Dr. Farmer received his Bachelor’s degree from Duke University and his M.D. and Ph.D. from Harvard University. He is the Presley Professor of Medical Anthropology in the Department of Social Medicine at Harvard Medical School.

Paul Farmer, MD, PhD, Associate Chief of the Division of Global Health Equity, is a physician-anthropologist who has worked in infectious disease control for nearly two decades. He is a co-founder of Partners In Health, an international non-profit organization that provides direct health care services and undertakes research and advocacy activities on behalf of those who are sick and living in poverty. Dr. Farmer is the Maude and Lillian Presley Professor of Medical Anthropology in the Department of Global Health and Social Medicine at Harvard Medical School. He has been a visiting professor at institutions throughout the U.S. as well as in France, Canada, Peru, the Netherlands, Russia, and Central Asia. Dr. Farmer’s work draws primarily on active clinical practice and focuses on community-based treatment strategies for infectious diseases in resource-poor settings, health and human rights, and the role of social inequalities in determining disease distribution and outcomes.

Along with his colleagues at DGHE and in the Program in Infectious Disease and Social Change at Harvard Medical School, Dr. Farmer has pioneered novel, community-based treatment strategies for infectious diseases (including HIV/AIDS and multidrug-resistant tuberculosis) in resource-poor settings. Author or co-author of over 100 scholarly publications, his research and writing stem in large part from work in Haiti, Peru, Russia, and Rwanda and from his clinical and teaching activities. He is the author of Pathologies of Power (University of California Press, 2003); Infections and Inequalities (University of California Press, 1998); The Uses of Haiti (Common Courage Press, 1994); and AIDS and Accusation (University of California Press, 1992). In addition, he is co-editor of Women, Poverty, and AIDS (Common Courage Press, 1996) and of The Global Impact of Drug-Resistant Tuberculosis (Harvard Medical School and Open Society Institute, 1999).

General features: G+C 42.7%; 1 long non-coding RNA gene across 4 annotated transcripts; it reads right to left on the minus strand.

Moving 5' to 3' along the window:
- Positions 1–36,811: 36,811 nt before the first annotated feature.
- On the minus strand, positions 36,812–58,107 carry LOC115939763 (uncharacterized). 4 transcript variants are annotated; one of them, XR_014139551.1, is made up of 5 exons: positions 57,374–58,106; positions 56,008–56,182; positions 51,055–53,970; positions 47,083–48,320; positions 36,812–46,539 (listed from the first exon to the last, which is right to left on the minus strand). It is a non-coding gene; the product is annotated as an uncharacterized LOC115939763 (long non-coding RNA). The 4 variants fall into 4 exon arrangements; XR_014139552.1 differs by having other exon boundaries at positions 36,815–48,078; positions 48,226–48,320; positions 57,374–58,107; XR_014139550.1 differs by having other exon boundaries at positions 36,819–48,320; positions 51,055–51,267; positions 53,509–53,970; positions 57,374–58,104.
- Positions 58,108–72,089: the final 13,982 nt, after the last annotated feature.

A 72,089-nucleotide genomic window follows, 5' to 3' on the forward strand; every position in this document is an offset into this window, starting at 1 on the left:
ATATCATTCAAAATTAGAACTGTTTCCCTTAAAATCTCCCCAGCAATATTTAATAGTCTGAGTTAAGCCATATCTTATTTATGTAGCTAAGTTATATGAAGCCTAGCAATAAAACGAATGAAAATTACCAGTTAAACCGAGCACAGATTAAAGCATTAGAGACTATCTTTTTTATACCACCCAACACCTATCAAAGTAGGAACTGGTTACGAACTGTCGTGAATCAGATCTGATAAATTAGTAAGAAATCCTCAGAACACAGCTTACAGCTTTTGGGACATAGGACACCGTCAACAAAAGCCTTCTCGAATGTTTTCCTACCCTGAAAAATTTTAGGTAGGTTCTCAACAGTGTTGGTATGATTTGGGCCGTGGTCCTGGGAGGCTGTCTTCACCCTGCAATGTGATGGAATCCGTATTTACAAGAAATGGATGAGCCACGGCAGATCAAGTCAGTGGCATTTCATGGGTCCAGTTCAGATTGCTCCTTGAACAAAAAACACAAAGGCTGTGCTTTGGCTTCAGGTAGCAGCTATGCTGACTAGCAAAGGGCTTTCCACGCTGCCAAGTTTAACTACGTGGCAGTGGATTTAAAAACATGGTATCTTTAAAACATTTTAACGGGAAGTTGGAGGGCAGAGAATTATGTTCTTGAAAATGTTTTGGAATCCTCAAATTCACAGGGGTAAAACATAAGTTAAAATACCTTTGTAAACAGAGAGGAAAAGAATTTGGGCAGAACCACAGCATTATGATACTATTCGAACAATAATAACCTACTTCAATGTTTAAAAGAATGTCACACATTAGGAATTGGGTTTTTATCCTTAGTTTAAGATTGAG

Among the numerous awards Dr. Farmer has received are the Jimmy and Rosalynn Carter Award for Humanitarian Contributions to the Health of Humankind from the National Foundation for Infectious Diseases, the Salk Institute Medal for Health and Humanity, the Duke University Humanitarian Award, the Margaret Mead Award from the American Anthropological Association, the American Medical Association's International Physician (Nathan Davis) Award, the Heinz Award for the Human Condition, and the Skoll Award for Social Entrepreneurship. In 1993, he was awarded a John D. and Catherine T. MacArthur Foundation "genius award" in recognition of his work.

Dr. Farmer received his Bachelor's degree in 1982 from Duke University, and his M.D. and Ph.D. (in Anthropology) simultaneously in 1990 from Harvard University.

Source:
Brigham and Women's Hospital. A Teaching Affiliate of Harvard Medical School. Division of Global Health Equity. [EN LIGNE] Page consultée le 10 janvier 2009.

Retour à l'auteur: Marc Bélanger Dernière mise à jour de cette page le samedi 10 janvier 2009 10:40
Par Jean-Marie Tremblay, sociologue
professeur de sociologie au Cégep de Chicoutimi.